Still though, it seems the scope is often severely limited. Journey, for instance, is a pretty neat game for what it is, but it has a very, very limited scope. And I'm not sure if that technically counts as indie since Sony pumped a ton of money into it.
So I take it the PS2 era is what you long for in term of 3D variety? That's hard for me to relate to because I really wasn't very interested in that library, although I did play a lot of the noteworthy games.
@Jargon I guess, although I'd call it the PS2 / GC / Xbox era, albeit I didn't play too many Xbox exclusives. PS2 alone would never have sufficed for me, but combined with Gamecube it was a pretty sweet combo.
I certainly found it more compelling than this last generation's retail output. ALTHOUGH... I think I got a lot more from my Wii than I did from the Gamecube. Sort of. Although the Gamecube still has a few of my absolute all-time favorites.
So it is more the Sony side that feels like a step backwards to me.
I think it's just more combined like... PS2 / GC combined was more interesting to me than PS3 / Wii combined. A bit. Also, I feel like the best 3rd party stuff on the Wii were risks developers took trying to capture the Wii market and most of them failed HARD, so I doubt we will see those kind of risks again moving forward. Looking at the Wii U lineup and the known lineups for the PS4 and Xbox One... it just kind of paints a dire picture for me. So right now, I'm not feeling so hot on games, but a lot of that is more my lack of optimism for the future.
I'm talking big retail games. The indie boom has been pretty sweet and continues to be. But I feel like there just isn't going to be much moving forward that excites me and has that bigger scale that indie developers can't quite hit.
I wonder how much it actually matters to me though. I don't have as much time for games nowadays anyway, so maybe a waning excitement will help me feel more ok with the fact that I don't have much time for games nowadays anyway. I mean, it's not like I don't have stuff to play, I have tons of stuff to play. Finding time is the hard part. And in that sense the 4 or 5 hours long a lot of indie games are is actually a benefit, in a way. Less commitment...
I mean, it's not like I don't have stuff to play, I have tons of stuff to play. Finding time is the hard part. And in that sense the 4 or 5 hours long a lot of indie games are is actually a benefit, in a way. Less commitment...
Yea, but I think Nintendo still takes care of me for those for the most part (plus a few third parties here and there). So my gaming looks like Pikmin 3 or Super Mario 3D World as the main event, with quick and satisfying indie games on the side. It's a pretty solid setup. But obviously the more good options for main courses, the better.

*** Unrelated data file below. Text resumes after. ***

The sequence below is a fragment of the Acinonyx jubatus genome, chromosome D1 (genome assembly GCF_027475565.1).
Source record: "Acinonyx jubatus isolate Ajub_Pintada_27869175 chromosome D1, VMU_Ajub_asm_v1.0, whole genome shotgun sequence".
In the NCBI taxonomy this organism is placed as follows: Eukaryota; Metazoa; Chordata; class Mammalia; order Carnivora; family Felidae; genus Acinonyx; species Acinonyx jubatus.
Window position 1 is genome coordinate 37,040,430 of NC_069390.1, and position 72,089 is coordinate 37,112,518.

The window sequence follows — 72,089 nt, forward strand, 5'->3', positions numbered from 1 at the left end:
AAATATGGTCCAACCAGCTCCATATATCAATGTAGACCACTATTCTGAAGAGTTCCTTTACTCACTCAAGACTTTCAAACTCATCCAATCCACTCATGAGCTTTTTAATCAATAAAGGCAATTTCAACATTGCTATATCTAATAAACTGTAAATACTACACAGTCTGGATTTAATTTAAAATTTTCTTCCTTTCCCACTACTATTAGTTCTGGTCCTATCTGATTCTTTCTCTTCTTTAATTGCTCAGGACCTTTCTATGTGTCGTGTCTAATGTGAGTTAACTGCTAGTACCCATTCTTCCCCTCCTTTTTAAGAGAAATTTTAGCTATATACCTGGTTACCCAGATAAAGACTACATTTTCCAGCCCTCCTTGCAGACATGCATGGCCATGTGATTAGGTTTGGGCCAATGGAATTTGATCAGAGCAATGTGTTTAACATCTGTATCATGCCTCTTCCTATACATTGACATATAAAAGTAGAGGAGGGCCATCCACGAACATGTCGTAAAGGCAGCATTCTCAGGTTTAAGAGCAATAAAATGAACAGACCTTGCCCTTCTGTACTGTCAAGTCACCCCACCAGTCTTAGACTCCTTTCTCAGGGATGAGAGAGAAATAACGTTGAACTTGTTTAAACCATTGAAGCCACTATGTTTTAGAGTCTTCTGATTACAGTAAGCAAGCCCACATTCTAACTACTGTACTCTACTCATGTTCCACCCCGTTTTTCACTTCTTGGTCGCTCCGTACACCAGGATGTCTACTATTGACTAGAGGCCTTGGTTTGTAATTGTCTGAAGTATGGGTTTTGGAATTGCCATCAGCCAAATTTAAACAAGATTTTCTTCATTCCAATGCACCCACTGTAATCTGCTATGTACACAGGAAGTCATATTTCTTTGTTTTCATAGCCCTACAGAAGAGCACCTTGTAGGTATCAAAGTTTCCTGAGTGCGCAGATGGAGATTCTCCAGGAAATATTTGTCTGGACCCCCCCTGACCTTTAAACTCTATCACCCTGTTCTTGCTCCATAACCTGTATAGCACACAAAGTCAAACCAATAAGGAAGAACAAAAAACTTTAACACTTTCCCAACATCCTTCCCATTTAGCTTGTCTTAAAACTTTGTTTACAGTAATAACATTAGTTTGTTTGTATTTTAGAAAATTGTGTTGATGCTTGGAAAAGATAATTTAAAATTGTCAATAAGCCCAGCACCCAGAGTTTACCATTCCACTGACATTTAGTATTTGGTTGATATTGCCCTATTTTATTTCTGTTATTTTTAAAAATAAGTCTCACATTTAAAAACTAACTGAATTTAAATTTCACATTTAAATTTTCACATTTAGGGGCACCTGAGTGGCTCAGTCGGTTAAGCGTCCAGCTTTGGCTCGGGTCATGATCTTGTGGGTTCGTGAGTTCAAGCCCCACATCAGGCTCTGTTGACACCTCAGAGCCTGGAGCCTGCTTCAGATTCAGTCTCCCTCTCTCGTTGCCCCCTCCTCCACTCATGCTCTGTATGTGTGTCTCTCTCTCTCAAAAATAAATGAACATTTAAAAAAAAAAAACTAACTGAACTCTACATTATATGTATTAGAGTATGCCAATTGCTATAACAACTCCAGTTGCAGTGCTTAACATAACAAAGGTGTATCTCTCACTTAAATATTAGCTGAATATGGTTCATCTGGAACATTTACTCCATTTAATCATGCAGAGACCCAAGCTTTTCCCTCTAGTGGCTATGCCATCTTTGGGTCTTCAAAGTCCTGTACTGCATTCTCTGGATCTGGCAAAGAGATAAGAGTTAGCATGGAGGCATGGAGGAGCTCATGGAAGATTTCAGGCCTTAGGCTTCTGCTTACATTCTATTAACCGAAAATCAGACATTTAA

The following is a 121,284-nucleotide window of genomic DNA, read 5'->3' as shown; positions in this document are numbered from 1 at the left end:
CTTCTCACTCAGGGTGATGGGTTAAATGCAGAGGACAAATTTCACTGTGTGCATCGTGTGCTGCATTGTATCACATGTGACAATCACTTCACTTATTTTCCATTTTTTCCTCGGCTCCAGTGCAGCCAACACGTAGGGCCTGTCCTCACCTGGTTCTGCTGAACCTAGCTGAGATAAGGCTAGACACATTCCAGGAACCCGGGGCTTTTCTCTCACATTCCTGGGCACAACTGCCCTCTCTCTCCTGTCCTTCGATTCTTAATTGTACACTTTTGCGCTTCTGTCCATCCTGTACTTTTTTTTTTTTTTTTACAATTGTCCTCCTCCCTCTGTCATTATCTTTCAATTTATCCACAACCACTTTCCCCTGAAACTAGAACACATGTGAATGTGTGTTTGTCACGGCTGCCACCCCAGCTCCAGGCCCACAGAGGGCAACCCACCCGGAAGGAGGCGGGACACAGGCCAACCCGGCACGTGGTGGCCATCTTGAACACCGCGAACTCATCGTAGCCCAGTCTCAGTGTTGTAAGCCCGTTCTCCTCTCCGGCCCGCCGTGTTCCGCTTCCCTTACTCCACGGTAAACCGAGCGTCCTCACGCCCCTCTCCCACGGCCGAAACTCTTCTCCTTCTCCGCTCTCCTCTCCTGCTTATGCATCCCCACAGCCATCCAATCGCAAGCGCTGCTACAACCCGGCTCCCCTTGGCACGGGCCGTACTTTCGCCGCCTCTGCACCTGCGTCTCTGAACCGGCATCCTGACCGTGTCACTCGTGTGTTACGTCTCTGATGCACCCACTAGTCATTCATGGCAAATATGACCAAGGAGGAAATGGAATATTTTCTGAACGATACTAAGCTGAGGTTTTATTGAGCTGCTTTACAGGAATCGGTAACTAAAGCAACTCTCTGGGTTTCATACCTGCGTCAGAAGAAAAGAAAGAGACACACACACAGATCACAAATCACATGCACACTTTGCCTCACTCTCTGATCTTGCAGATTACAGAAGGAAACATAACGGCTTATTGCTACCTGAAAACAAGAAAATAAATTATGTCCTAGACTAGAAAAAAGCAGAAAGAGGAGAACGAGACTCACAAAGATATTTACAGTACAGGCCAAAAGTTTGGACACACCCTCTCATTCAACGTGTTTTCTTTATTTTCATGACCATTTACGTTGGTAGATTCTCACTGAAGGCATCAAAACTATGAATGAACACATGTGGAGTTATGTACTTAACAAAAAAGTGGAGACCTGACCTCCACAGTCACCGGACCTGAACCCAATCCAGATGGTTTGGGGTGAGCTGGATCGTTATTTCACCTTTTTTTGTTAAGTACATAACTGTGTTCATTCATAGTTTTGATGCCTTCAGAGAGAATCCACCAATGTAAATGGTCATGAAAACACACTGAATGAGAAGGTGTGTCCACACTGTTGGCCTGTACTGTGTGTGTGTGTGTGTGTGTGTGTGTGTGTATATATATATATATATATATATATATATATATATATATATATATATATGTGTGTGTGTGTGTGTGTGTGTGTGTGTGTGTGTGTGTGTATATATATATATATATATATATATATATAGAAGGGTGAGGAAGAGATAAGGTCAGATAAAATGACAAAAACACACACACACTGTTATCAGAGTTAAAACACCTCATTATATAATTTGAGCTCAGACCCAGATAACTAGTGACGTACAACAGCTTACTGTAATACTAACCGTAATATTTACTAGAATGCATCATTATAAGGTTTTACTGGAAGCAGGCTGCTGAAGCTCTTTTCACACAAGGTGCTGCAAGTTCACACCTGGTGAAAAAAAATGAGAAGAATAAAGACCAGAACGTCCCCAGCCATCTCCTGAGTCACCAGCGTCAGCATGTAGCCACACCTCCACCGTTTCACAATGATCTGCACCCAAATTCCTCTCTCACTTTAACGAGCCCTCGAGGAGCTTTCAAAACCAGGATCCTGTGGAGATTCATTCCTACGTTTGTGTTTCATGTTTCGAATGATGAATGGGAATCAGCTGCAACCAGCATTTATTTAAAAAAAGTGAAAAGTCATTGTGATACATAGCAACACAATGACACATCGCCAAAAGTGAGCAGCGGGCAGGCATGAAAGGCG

Nintendo is definitely my go to for the big stuff. They're kind of predictable though. I wish they would take some big risks on big titles more often, just come out of nowhere with something I wasn't expecting from them. I guess Xenoblade fits that bill, but I feel like that only existed because they bought a new dev house... it would never have happened internally with the dev houses they already have. Hell even more stuff like Kid Icarus Uprising would be great... sure it used an established IP, but it is an IP that has been gone for so long and that came back in such a vastly different form that it was essentially a brand new thing for me. Even if it did borrow heavily from Sin & Punishment and the likes.
I wonder how much accessibility plays into the equation. The types of mid-tier diversity you're looking for can be found pretty readily in the PC space, but I also understand that gaming on that platform is more niche in general because it requires a higher fiscal and mental skillset investment than plug & play handhelds and home consoles. Beyond that point though, I'm confident that you'd be surprised with the quantity and quality of diverse genres represented from genres you might find lacking on other platforms. I'm not talking SNES indies. I'm talking fully realized 3D titles that range from Xbox to 360 production values and beyond.